The basic units of heredity are called genes and these are carried in the chromosomes. Like the chromosomes these genes are in pairs, one inherited from the father and one from the mother. In the simplest possible situation a single character is controlled by one such pair of genes. The actual situation is often more complicated because one gene pair may control several characters or alternatively several gene pairs may affect a single character. If the two genes of a pair are of similar type the animal is described as homozygous or a homozygote. Alternatively if the two genes of a pair are dissimilar then it is heterozygous and the animal is described as a heterozygote.
It should be remembered that this description refers to a particular gene pair and one animal can be both homozygous for some characters and heterozygous for others.
Knowledge of the character and behaviour of the genes is of vital importance in understanding the genetic process. The two genes in a pair do not fuse or mix even when they are dissimilar in character. They retain their integrity and when reproductive cells are produced they can separate again. The separation (tách rời) of every pair of genes into different reproductive cells is termed segregation. These basic principles of inheritance may be referred to as 'Mendelian' after Father Gregor Mendel, an Augustinian abbot, who investigated the patterns of simple inheritance and first proposed the existence of inheritance factors. At that time, the mid - 1860s, the existence of chromosomes and genes was not known, so it was not until much later, in the 20th century, that the importance of Mendel's work was properly 'appreciated.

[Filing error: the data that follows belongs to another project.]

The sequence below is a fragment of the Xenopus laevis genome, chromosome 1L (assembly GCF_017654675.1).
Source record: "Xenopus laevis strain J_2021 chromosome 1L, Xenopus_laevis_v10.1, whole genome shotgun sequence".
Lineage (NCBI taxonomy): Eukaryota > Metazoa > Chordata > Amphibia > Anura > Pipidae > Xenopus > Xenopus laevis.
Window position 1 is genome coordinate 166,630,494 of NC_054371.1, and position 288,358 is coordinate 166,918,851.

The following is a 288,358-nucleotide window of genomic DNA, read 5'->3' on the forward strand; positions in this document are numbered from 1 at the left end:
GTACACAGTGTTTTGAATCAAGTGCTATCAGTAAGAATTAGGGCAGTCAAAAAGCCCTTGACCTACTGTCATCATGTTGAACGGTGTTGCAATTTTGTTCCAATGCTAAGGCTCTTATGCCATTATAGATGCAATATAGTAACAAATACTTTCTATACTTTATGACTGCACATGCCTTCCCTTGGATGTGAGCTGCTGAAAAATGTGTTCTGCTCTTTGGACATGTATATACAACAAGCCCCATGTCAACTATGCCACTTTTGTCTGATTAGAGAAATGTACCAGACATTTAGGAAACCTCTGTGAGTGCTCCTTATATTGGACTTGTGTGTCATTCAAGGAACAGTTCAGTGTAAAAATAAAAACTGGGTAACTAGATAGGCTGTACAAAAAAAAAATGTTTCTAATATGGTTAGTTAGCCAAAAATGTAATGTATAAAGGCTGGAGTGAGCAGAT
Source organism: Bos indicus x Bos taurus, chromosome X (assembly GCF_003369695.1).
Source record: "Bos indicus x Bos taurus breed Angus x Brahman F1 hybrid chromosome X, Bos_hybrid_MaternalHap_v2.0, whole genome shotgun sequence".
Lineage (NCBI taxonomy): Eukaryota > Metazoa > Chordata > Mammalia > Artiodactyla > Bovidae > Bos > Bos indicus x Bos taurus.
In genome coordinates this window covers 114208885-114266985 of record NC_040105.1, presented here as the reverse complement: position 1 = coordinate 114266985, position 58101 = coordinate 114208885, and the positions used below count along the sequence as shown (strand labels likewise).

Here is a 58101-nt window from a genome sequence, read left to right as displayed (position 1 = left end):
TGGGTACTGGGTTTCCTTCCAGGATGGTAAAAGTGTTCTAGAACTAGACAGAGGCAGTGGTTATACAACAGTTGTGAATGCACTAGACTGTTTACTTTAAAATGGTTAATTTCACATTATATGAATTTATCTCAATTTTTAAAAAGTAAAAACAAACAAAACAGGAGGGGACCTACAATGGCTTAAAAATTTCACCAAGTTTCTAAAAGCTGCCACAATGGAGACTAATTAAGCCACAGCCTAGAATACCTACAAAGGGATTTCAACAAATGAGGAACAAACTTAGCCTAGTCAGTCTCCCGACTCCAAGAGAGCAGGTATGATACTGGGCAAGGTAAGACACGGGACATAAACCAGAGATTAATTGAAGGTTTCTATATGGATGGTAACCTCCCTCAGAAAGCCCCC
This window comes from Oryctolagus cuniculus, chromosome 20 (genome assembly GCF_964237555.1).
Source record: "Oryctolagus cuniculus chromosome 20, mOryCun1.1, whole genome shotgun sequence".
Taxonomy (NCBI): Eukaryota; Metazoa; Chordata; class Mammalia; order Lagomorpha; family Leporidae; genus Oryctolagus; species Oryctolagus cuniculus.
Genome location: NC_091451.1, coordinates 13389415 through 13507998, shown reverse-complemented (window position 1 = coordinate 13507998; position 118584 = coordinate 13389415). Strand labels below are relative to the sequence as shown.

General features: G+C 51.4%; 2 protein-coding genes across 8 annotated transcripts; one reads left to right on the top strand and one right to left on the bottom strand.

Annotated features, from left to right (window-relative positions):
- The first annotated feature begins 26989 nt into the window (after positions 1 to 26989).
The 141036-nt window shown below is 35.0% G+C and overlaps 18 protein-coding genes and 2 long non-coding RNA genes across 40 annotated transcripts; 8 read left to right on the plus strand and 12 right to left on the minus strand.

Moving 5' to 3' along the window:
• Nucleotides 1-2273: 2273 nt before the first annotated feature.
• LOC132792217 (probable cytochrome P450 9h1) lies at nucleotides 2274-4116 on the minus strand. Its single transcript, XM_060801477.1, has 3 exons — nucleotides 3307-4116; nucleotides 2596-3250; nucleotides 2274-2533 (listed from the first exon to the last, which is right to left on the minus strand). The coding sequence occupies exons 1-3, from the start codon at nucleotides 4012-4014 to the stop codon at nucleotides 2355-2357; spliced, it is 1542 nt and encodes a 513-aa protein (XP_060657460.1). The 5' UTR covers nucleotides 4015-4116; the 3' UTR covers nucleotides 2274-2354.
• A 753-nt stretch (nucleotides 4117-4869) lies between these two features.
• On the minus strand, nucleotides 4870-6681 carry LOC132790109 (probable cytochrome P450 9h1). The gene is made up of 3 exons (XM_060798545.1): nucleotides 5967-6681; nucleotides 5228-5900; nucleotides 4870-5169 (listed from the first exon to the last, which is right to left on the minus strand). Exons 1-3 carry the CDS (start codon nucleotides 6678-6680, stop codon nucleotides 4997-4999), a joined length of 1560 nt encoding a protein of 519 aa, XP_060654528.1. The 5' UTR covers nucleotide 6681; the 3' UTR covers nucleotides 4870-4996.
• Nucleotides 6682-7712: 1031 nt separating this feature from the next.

The Common mormon Papilio polytes - Picture: Phùng Mỹ Trung